Saturday, February 28, 2009

Pasta most worthy

When making a pasta sauce from your home-grown veggies, it seems only fair that the pasta it's presented on is worthy of such an honour. And naturally, the only pasta worthy is going to be home-made. It's actually surprisingly easy.

I use a pasta machine, which is a lovely piece of equipment to have, but not essential - you can substitute it's use with a rolling pin and some elbow grease (it will take longer, but you'll save money on a gym membership - swings and roundabouts).

The result is a bowl of delicious, yellow ribbons of eggy pasta; the perfect companion for your sauce. This time I made double the quantity I needed and froze the remainder for a speedy meal in the future.

Pasta (serves 4)
Measurements for this recipe are easy, just allow one cup of flour and one egg per person. This pasta is far more filling than regular dry pasta, so you'll need less per meal. Also, I'm making pappardelle here, but you can make any style you wish.

4 cups plain flour
4 eggs

Pile the flour on your work surface and make a well in the centre. Break the eggs into the well and sprinkle with salt (approx. 1 pinch of salt per egg).

Use a fork to break the yolks and work the flour into the eggs. Continue with the fork until the combined, then you can get your hands in and start kneading. The dough will be be quite firm, but keep kneading until its texture is smooth and silky to the touch, then divide the dough in half. Now you can let the pasta machine do your hard work.

Place the machine at the largest setting and roll the dough through. Fold the sides into the centre and roll through again. Repeat this process a few times. Then you can begin to pass it through each of the narrower settings, one at a time (I skip the smallest as I find this makes the pasta too thin and easy to tear).

Lay your thin sheet out flat (you may want to cut it in half to make it more manageable) and sprinkle with flour. Loosely fold the narrow edge of the sheet in about 10cm and keep folding it in until you have a small square of many layers. Use a knife to cut along the long edge - forming ribbons (about 2cm in width). Unroll the ribbons and hang to dry. Repeat this process with the remaining half of the dough.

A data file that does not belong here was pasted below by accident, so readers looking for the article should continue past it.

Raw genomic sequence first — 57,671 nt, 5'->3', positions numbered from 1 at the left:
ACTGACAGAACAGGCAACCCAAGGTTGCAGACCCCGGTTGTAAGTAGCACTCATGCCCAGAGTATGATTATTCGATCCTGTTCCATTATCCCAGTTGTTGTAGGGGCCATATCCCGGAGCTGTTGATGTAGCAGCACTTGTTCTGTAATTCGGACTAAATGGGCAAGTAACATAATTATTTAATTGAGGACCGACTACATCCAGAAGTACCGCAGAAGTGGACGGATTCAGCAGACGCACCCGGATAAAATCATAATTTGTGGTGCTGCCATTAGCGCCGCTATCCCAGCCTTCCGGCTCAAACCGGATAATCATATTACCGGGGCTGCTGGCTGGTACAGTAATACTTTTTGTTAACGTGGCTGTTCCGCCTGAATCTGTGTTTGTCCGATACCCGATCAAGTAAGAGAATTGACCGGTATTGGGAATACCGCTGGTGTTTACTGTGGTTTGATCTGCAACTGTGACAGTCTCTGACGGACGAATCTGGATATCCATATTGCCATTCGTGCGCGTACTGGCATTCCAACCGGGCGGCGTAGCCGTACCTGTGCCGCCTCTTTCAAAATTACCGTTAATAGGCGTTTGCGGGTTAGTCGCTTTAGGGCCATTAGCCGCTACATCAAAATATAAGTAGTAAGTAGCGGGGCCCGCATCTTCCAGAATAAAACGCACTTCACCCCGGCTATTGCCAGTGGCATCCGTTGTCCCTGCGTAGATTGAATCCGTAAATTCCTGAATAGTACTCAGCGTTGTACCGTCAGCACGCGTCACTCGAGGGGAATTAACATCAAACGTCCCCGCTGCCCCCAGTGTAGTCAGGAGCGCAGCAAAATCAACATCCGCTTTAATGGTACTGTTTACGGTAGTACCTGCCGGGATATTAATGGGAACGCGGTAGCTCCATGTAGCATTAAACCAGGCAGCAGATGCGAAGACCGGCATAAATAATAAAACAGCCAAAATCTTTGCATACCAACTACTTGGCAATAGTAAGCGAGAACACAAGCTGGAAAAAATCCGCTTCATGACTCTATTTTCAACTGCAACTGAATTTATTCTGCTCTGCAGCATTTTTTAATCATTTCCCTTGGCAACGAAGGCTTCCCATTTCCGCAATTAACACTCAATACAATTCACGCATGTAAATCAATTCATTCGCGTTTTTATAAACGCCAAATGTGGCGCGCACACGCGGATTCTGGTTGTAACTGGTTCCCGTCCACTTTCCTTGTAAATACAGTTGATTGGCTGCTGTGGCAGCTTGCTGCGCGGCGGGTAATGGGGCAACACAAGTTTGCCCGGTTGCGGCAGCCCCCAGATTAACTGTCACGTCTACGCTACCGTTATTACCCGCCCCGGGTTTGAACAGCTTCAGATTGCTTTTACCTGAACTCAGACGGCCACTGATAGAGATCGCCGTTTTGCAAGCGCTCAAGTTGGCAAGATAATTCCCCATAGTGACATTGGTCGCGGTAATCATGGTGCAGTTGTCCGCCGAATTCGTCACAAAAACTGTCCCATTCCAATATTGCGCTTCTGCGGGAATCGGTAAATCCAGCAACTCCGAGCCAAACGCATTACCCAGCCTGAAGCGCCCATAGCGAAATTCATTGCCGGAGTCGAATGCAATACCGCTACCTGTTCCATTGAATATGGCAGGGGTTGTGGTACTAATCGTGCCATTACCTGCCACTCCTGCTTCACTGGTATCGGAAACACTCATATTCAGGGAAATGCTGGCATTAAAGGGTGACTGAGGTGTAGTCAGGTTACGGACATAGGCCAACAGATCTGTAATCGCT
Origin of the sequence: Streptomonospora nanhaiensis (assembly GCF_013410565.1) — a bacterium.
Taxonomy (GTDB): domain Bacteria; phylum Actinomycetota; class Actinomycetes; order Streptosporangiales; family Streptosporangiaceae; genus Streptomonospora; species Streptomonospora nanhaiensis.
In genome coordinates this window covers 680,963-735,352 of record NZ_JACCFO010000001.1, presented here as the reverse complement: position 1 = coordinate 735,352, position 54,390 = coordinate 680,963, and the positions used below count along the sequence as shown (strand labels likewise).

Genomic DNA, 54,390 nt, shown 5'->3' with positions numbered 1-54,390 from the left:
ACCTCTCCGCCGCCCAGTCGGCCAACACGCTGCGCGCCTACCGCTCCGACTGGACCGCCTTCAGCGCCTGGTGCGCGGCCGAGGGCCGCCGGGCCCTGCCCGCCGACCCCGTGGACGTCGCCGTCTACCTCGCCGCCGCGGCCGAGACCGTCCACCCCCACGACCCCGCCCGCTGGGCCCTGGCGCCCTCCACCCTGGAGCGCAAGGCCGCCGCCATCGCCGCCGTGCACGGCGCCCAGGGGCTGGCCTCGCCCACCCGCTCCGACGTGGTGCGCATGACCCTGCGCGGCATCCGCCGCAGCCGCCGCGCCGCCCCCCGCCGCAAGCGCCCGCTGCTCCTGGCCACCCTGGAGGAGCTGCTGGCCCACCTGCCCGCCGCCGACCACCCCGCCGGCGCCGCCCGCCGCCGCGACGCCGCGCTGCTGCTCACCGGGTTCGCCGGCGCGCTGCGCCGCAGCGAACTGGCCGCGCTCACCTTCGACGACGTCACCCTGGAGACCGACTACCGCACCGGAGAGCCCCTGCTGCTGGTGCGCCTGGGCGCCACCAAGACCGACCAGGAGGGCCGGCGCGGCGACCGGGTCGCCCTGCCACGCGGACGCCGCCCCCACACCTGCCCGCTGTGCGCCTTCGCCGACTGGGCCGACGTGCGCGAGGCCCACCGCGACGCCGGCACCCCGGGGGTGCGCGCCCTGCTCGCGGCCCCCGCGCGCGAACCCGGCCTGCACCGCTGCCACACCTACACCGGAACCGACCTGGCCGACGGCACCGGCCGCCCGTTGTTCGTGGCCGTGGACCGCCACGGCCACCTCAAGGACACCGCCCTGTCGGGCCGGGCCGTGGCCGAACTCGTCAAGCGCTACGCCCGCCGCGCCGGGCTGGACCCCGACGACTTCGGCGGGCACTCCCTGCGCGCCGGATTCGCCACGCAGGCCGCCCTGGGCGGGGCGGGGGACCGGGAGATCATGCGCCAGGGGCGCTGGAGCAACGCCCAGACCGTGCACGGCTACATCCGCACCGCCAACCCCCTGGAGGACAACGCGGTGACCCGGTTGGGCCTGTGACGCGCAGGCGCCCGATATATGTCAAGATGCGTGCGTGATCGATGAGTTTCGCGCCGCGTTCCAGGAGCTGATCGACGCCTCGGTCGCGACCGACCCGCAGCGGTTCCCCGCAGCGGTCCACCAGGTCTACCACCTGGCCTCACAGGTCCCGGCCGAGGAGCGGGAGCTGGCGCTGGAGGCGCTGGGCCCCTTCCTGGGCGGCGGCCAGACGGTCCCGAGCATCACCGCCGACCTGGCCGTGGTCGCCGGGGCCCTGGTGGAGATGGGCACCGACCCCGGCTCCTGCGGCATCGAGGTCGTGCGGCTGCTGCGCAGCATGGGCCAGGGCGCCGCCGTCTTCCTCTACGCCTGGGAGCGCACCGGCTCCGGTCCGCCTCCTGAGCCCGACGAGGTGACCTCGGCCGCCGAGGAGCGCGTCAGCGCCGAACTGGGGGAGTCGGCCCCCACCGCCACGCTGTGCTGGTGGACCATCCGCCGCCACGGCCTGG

This pasta freezes well - simply dust the ribbons with flour, set on a tray in the freezer til hard, then break up and place in a plastic bag and return to the freezer for easier storage.

Of course it can also be cooked immediately in a pot of boiling, salted water and will only need about 5 minutes in the pot. Drain and and serve with your equally worthy pasta sauce (stay tuned for recipes)!

From the garden: eggs

Friday, February 27, 2009

Sad Days

Well, as I am sure you are all aware We've been having a terrible time here in Victoria with the bushfires. The air has been thick and pungent with that characteristic smell every time we have northerly wind. The sun has been covered with a golden fog making everything look eerie. The tragedies of Marysville, Kinglake, Flowerdale, Strathewen, Narbethong etc. are ever present in peoples minds. There have also been some great stories of survival and heroism. Today, as I write, we are suffering another high risk day with temperatures in the high thirties and strong winds but still not like what they now call black Saturday when it hit 46.5 with wind gusts up around 100kph. Here in Brunswick West we are safe as it is very close to the city. We are counting our blessings a little though since we have spent the last year looking for land around Kinglake and Flowerdale and had not yet purchased. The people we have met on our search are ok with varying degrees of property damage. It has been a reality check for us and fire safe considerations have now hit the "what to look for" list in number one position and I've turned my mind to looking for fire resistant plantings such as saltbush etc. We haven't changed our thoughts on where we were looking as wherever you head you face the risk, besides it will be an important part of our lives to watch and play a part in a community rebuild.